NoPo Winter Raptor Survey #1

This week I completed my first winter raptor survey for the season in Portland.  It's not as flashy as my old Gilliam County routes with their Golden Eagles and abundance of Roughies, but I don't even have to leave my 5MR to start!  Plus it takes me to so many places I used to bird A LOT, starting with my old patch, Mays Lake. 


Normally I just scan the trees here but on this day I decided to see what the duck scene was like.  I'm so glad I did because my 5MR year bird #154 was in there!

Canvasback!


It was a good start even though it was not a raptor.  I drove the route down Airport Way to 82nd to Alderwood to Cornfoot.  I pulled over to check the slough at NE 55th and my first Cooper's Hawk of the day was perched in a tree.


After checking Airtrans Way I stopped at Whitaker Ponds and did a quick stationary count that included my first Bald Eagle of the day.



One of the best areas of my survey is along Marine Drive by the airport, but there is nowhere to pull over so I'm sure I miss birds every time.  I did check for the Rough-legged that's been hanging out near the fire station and completely missed it.  Someone eBirded it before AND after I was there so oops. 

Next I drove down NE 33rd where I found a couple of Red-tailed Hawks with airport wing tags.  I never bother to report these birds that are so close to the airport but the guy in charge of the raptor surveys specifically asked us all to report them.  So I did.


8J

 50

I sent photos of these birds with the location to Carole Hallett who is in charge of the airport raptor tagging program.  She replied back with some great info about these two:

"You captured great photos of two of our long-time resident birds: the male 8J:8J and female 50:50 of the West End/33rd territory. This pair nests on the west side of NE 33rd in the row of trees behind the barn that sits out in that field on the corner of Marine Dr and 33rd. The nest is easily visible from that big dirt pull out across from the National Guard building. '8J' joined the territory and was tagged in 2011, '50' joined in 2013 and was tagged in 2014, each replacing a bird that had been caught and banded in the first weeks of the raptor program back in 1999.  The original birds were female WE:WE and male X:S and they both lived deep into their teens."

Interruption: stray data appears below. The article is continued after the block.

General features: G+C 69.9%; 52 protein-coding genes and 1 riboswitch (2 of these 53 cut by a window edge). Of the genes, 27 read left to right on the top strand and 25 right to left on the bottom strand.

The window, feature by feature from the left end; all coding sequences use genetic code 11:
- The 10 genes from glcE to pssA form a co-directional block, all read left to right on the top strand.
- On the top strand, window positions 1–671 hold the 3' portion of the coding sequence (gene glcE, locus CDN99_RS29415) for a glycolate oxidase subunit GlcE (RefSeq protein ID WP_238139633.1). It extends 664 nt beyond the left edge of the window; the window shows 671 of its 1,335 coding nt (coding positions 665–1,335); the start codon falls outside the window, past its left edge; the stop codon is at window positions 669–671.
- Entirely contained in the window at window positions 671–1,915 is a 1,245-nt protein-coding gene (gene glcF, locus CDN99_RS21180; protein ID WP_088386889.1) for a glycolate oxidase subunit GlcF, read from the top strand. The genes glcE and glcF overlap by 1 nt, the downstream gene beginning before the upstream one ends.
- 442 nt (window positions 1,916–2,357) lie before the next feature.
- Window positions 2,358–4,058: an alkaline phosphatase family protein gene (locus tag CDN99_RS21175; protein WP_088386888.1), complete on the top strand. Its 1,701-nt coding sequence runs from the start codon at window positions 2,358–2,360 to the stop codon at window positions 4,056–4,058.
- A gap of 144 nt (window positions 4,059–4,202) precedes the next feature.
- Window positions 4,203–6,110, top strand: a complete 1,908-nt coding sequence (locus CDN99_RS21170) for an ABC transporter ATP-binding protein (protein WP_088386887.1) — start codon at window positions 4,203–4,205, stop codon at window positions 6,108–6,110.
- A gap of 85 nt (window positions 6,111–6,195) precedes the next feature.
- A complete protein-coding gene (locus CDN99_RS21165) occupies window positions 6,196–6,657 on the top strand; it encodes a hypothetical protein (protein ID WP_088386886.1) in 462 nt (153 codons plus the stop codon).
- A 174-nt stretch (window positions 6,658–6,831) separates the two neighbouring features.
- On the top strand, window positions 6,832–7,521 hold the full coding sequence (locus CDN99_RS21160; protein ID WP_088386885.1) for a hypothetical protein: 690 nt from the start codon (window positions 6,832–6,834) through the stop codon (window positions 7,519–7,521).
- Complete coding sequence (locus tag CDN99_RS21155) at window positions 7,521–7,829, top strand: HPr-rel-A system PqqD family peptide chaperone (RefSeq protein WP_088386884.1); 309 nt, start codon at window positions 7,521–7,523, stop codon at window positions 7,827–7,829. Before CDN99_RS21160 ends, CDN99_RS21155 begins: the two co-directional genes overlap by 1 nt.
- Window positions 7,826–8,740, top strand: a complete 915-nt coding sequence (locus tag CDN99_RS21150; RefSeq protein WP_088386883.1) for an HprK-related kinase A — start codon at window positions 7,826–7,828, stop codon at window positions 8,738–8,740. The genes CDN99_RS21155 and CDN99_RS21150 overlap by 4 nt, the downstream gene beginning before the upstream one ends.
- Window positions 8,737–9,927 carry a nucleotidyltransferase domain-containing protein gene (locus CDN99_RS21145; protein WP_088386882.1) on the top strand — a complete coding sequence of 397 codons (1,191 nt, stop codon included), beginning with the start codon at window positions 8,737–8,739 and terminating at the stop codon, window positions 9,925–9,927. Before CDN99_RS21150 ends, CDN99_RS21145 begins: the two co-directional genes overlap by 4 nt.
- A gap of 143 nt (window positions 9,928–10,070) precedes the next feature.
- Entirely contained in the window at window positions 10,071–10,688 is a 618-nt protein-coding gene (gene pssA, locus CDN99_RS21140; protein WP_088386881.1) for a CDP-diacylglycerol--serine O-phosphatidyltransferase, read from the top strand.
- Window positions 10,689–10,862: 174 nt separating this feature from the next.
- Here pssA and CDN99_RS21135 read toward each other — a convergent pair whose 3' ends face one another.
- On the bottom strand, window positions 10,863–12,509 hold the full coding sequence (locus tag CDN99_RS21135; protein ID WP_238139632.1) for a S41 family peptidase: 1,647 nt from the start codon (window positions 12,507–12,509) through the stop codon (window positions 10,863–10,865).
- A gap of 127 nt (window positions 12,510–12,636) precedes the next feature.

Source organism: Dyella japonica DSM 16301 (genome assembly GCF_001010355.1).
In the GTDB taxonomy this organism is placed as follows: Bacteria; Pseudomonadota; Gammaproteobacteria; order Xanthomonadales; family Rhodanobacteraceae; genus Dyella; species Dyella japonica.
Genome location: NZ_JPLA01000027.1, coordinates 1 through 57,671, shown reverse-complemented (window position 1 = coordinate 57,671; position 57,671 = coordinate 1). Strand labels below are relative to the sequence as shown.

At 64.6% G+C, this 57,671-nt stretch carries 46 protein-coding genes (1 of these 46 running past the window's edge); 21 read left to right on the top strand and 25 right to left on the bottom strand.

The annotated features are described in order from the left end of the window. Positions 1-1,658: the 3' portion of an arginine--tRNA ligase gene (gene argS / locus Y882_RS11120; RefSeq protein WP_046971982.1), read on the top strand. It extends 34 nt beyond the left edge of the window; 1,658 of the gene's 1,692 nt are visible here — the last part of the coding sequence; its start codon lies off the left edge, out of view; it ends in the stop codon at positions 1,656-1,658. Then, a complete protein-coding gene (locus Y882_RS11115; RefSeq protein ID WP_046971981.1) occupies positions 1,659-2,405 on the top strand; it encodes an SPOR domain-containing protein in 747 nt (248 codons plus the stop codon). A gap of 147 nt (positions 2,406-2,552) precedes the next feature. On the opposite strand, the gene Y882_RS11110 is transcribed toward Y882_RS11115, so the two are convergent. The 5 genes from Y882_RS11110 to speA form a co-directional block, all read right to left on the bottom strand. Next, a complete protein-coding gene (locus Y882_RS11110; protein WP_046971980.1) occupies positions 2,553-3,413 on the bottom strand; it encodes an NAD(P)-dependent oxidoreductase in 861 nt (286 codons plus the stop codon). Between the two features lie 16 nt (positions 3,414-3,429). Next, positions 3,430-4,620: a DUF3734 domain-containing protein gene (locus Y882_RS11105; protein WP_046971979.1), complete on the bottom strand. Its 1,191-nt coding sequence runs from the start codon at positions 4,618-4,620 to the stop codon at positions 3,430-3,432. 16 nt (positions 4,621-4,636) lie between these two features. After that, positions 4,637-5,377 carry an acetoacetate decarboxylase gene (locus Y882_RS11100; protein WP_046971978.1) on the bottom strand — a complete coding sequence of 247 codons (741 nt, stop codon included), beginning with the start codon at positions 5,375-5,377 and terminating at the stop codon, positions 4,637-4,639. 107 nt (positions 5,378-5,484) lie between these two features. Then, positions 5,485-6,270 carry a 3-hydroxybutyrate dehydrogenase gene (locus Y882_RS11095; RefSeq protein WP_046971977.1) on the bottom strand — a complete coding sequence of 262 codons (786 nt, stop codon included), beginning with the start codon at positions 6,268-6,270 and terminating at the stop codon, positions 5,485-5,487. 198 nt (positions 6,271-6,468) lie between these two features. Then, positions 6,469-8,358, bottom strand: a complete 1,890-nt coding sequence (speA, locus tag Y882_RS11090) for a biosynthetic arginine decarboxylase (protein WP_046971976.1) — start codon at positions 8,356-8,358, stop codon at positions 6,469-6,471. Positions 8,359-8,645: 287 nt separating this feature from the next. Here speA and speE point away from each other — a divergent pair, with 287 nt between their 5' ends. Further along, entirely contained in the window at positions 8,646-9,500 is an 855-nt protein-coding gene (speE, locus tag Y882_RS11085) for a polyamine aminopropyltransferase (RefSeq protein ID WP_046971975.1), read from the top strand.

It's so cool to learn about individual birds.  I never would have assumed that this was a pair or that they had ruled this area for so long.  To me they were just two random Red-tails perched at opposite ends of a large field.  I didn't think they knew each other.    

I checked the ducks at the Columbia Slough before turning around to head back north.  Nice Common Goldeneye in the mix.


From here the survey goes back to Marine Drive then down 13th, Gertz Road, and Fazio Way, then back to Marine Drive.  I always stop for snacks at the gas station where Marine Drive, MLK, and Vancouver Way all meet because they have the best snacks.  Chocolove salted caramel cups.  Late July nacho chipotle tortilla chips.  And more. 

Next is driving to the end of Heron Lakes Golf Course, then walking from Force Lake to Vanport Wetlands.  Another Cooper's Hawk was perched along the road there, one of three in the area.


The water at Vanport was so low I only saw one duck species before walking back to Force Lake.  Force Lake was my first patch, before I knew what a patch was or that it was called Force Lake, or that anyone else birded it.  It was where I first identified a Double-crested Cormorant and where I realized I liked birds and taking pictures. 


The far side of the lake offered an abundance of non-5MR Canvasbacks paired with golfers.


I was psyched to hear a Black Phoebe calling incessantly here though I never located it. 

By the time I made it to Smith and Bybee Lakes I had seen 22 raptors.  Last winter I think I had a survey with only 20, so I was feeling good. 


Here I had six Red-tailed Hawks, my only harrier of the day, and four adult Bald Eagles.  Also a couple of Greater Yellowlegs.


I walked out past the Bybee blind because that's usually my best bet for Red-shouldered Hawk and Peregrine, but no luck on those.  As I walked back there I thought to myself maybe there's a shrike back here.  I've dipped on shrike here a billion times over the last ten years so I had a good chuckle when there it was. 


Just like everybody says, it was actively hunting way out there.  Exactly where I've looked before.  Always feels good to slay a nemesis, even when you've kind of forgotten it was a nemesis.

Cheers to bad photos!

It was a pleasantly birdy walk back to the car.

Red-breasted Sapsucker

 From this spot the survey heads west to Kelley Point Park, down the park road and back, then over to N Time Oil Road.  This is a weird road but there's always a kestrel, which was my last raptor of the survey.


I finished my 50-mile survey with 36 raptors:  22 Red-tailed Hawks, 3 American Kestrels, 1 Northern Harrier, 5 Bald Eagles (all adults), and 5 Cooper's Hawks.  This is only my third winter doing this survey but the RTHA and COHA were high counts for me. 

At home I found another raptor waiting for me in the front yard, this gorgeous Sharp-shinned Hawk:


Good times!!

Comments

  1. Great post!! Loved the story about the tagged Red-tails. Jack Williamson

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